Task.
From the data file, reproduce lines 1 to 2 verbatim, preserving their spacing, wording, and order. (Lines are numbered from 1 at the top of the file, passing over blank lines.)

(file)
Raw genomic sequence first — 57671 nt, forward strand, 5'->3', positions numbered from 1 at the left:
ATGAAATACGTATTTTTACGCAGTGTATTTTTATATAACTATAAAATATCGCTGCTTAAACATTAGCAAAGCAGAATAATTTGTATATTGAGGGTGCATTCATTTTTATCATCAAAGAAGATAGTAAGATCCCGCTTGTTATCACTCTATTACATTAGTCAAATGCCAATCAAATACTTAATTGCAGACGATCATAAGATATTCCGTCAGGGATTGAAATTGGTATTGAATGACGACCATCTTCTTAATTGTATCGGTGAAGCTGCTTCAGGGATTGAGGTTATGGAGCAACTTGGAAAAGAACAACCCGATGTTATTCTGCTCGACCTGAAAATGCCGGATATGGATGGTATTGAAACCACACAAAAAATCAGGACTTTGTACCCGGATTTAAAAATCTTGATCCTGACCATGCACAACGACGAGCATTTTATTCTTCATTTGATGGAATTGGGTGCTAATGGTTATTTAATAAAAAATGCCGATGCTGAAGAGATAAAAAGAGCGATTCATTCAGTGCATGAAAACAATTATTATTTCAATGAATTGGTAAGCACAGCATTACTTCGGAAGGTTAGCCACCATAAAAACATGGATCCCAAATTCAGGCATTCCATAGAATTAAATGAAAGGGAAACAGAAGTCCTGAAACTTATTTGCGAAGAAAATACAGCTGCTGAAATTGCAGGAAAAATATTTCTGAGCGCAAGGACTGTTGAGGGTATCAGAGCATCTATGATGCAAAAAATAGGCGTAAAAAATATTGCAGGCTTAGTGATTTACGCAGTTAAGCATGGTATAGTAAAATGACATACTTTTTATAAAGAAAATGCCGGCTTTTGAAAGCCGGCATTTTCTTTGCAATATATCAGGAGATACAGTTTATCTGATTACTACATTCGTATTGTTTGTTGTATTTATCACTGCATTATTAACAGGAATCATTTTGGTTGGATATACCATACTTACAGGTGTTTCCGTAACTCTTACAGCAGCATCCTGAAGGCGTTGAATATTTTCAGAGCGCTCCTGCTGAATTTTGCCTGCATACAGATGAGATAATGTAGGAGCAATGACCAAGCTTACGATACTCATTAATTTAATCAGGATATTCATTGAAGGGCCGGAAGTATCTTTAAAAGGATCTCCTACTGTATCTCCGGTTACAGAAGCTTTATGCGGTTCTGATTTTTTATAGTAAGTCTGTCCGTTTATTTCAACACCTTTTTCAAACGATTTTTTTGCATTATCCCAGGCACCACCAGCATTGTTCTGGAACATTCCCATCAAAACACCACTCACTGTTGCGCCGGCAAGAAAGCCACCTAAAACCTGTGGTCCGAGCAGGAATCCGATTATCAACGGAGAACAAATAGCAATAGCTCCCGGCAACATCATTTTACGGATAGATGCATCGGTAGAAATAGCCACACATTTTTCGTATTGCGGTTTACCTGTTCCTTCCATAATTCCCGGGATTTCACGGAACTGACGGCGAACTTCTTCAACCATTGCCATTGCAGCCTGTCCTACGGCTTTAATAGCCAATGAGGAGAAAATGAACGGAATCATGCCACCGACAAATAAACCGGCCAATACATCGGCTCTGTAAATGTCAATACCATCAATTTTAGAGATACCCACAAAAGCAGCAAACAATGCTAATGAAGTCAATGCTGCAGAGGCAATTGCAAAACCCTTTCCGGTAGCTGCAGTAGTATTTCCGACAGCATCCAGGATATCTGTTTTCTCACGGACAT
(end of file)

Raw genomic sequence first — 57671 nt, forward strand, 5'->3', positions numbered from 1 at the left:
ATGAAATACGTATTTTTACGCAGTGTATTTTTATATAACTATAAAATATCGCTGCTTAAACATTAGCAAAGCAGAATAATTTGTATATTGAGGGTGCATTCATTTTTATCATCAAAGAAGATAGTAAGATCCCGCTTGTTATCACTCTATTACATTAGTCAAATGCCAATCAAATACTTAATTGCAGACGATCATAAGATATTCCGTCAGGGATTGAAATTGGTATTGAATGACGACCATCTTCTTAATTGTATCGGTGAAGCTGCTTCAGGGATTGAGGTTATGGAGCAACTTGGAAAAGAACAACCCGATGTTATTCTGCTCGACCTGAAAATGCCGGATATGGATGGTATTGAAACCACACAAAAAATCAGGACTTTGTACCCGGATTTAAAAATCTTGATCCTGACCATGCACAACGACGAGCATTTTATTCTTCATTTGATGGAATTGGGTGCTAATGGTTATTTAATAAAAAATGCCGATGCTGAAGAGATAAAAAGAGCGATTCATTCAGTGCATGAAAACAATTATTATTTCAATGAATTGGTAAGCACAGCATTACTTCGGAAGGTTAGCCACCATAAAAACATGGATCCCAAATTCAGGCATTCCATAGAATTAAATGAAAGGGAAACAGAAGTCCTGAAACTTATTTGCGAAGAAAATACAGCTGCTGAAATTGCAGGAAAAATATTTCTGAGCGCAAGGACTGTTGAGGGTATCAGAGCATCTATGATGCAAAAAATAGGCGTAAAAAATATTGCAGGCTTAGTGATTTACGCAGTTAAGCATGGTATAGTAAAATGACATACTTTTTATAAAGAAAATGCCGGCTTTTGAAAGCCGGCATTTTCTTTGCAATATATCAGGAGATACAGTTTATCTGATTACTACATTCGTATTGTTTGTTGTATTTATCACTGCATTATTAACAGGAATCATTTTGGTTGGATATACCATACTTACAGGTGTTTCCGTAACTCTTACAGCAGCATCCTGAAGGCGTTGAATATTTTCAGAGCGCTCCTGCTGAATTTTGCCTGCATACAGATGAGATAATGTAGGAGCAATGACCAAGCTTACGATACTCATTAATTTAATCAGGATATTCATTGAAGGGCCGGAAGTATCTTTAAAAGGATCTCCTACTGTATCTCCGGTTACAGAAGCTTTATGCGGTTCTGATTTTTTATAGTAAGTCTGTCCGTTTATTTCAACACCTTTTTCAAACGATTTTTTTGCATTATCCCAGGCACCACCAGCATTGTTCTGGAACATTCCCATCAAAACACCACTCACTGTTGCGCCGGCAAGAAAGCCACCTAAAACCTGTGGTCCGAGCAGGAATCCGATTATCAACGGAGAACAAATAGCAATAGCTCCCGGCAACATCATTTTACGGATAGATGCATCGGTAGAAATAGCCACACATTTTTCGTATTGCGGTTTACCTGTTCCTTCCATAATTCCCGGGATTTCACGGAACTGACGGCGAACTTCTTCAACCATTGCCATTGCAGCCTGTCCTACGGCTTTAATAGCCAATGAGGAGAAAATGAACGGAATCATGCCACCGACAAATAAACCGGCCAATACATCGGCTCTGTAAATGTCAATACCATCAATTTTAGAGATACCCACAAAAGCAGCAAACAATGCTAATGAAGTCAATGCTGCAGAGGCAATTGCAAAACCCTTTCCGGTAGCTGCAGTAGTATTTCCGACAGCATCCAGGATATCTGTTTTCTCACGGACAT